Blog Archives

Destination Cocos Island: One of the Sharkiest Places on Earth

Considered to be the most beautiful island in the world by Jaques Cousteau, the island of Cocos in Costa Rica is a sight to behold. Located 350 miles off the Pacific coast of Costa Rica, lives a diversity of large pelagic species including sharks, rays, tunas, and dolphins. Sharks including hammerhead, Galápagos, silky, tiger, white tip reef and whale sharks are common sightings, making it a haven for scientists, divers, and marine enthusiasts alike. The iconic animals are known to migrate throughout the Eastern Tropical Pacific from the Galapagos to Columbia, Panama, and Costa Rica. Sharks are integral apex predators that shape the food web and maintain a healthy ecosystem for all marine life. Unfortunately, they continue to be hunted for their fins and exported to China in violation of international agreements, despite Cocos Island designation as a World Heritage Site. …
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The Night Watch

In Playa Grande, Costa Rica, more than 20 years of egg poaching consumed a generation of leatherback sea turtles, bringing the population in the Eastern Pacific to the brink of extinction. Today, Earthwatch scientists and volunteers are working alongside local communities to ensure there’s a future for this species. By: Alix Morris, Earthwatch Institute Earthwatch teams work with leatherback – credit Carrie Lederer When María Teresa Koberg first arrived in Playa Grande, Costa Rica in the late 1980s to study nesting sea turtles, Doña Esperanza Rodriguez was concerned. At the time, Playa Grande was the most important nesting site worldwide for leatherback sea turtles, but it was also a dangerous place, particularly for a researcher. People were arriving on the beaches from all over the country to harvest eggs from the turtles’ nests, and Esperanza and her family were involved in managing these efforts.…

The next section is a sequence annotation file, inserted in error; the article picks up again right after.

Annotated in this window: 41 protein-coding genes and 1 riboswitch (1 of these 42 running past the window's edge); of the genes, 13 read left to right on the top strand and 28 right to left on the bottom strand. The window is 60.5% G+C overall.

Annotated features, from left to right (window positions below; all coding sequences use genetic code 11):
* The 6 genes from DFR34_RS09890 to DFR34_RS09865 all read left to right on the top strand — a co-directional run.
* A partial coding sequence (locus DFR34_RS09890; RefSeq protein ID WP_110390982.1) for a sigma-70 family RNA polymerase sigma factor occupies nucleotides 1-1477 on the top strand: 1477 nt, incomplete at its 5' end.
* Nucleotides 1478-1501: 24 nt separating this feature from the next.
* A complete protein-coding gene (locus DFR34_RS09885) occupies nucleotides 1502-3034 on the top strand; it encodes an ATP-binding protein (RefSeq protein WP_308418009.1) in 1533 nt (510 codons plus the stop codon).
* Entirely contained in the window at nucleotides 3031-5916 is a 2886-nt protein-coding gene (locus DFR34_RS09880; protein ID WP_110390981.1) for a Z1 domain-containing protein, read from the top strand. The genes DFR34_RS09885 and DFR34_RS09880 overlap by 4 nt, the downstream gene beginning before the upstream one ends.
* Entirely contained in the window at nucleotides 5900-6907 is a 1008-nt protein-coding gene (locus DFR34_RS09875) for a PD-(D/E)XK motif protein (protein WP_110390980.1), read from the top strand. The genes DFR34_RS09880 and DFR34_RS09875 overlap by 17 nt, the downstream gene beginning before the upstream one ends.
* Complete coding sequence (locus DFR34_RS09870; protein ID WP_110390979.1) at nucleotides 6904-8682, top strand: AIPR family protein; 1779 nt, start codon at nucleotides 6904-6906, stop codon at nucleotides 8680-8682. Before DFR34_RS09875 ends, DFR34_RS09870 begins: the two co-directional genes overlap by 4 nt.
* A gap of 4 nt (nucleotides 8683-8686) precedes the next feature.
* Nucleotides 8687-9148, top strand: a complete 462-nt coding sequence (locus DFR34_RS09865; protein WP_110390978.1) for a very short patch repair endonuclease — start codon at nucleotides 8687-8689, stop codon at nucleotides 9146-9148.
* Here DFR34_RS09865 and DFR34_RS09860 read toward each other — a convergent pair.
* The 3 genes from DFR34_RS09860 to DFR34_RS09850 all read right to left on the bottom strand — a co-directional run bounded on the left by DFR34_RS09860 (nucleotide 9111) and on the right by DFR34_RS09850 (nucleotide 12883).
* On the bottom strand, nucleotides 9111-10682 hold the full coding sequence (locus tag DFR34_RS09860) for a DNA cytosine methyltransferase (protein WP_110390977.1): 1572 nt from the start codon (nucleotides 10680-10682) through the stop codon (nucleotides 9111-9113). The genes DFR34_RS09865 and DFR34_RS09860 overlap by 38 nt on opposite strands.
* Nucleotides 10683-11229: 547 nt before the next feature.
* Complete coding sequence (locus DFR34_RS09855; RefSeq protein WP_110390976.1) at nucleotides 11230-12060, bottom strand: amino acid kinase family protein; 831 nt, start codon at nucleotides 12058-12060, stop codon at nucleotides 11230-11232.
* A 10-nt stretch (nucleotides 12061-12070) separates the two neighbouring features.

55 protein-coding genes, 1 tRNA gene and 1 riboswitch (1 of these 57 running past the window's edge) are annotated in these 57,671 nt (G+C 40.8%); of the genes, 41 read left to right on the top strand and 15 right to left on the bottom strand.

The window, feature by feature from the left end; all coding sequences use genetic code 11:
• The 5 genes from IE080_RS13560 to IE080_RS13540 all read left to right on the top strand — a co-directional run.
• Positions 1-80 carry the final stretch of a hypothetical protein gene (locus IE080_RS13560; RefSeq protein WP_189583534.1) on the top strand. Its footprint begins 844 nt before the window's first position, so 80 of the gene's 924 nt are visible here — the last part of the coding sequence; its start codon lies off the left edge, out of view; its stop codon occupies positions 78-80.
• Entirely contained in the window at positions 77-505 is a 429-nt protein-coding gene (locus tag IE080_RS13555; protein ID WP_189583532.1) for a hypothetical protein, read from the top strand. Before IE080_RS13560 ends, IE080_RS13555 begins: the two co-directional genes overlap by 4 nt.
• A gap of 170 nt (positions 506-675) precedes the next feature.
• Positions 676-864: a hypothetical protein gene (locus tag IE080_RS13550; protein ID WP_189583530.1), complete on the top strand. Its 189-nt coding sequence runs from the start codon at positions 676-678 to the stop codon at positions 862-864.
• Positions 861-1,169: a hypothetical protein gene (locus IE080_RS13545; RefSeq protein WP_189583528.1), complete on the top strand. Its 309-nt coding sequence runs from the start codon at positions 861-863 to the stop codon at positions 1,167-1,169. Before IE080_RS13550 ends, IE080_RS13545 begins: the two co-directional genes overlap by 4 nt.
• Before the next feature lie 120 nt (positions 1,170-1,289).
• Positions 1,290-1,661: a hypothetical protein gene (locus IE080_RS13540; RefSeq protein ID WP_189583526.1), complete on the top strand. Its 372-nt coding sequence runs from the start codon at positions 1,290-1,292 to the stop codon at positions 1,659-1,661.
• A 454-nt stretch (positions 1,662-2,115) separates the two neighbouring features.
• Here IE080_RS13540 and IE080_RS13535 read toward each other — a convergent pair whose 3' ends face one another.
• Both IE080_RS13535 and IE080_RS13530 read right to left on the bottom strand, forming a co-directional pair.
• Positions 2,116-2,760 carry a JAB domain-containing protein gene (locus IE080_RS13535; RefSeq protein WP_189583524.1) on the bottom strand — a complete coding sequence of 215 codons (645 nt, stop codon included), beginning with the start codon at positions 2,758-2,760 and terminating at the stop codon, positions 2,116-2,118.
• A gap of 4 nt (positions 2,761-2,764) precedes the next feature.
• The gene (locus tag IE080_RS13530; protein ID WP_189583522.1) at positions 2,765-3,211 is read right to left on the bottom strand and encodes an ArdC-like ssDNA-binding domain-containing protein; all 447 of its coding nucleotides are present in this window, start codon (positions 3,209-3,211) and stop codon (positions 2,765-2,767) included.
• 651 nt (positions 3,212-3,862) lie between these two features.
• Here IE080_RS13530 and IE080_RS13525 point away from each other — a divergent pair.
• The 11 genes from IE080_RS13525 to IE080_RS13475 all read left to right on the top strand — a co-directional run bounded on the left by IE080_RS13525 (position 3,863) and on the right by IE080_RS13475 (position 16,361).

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The Case for Shark Fin Trade Bans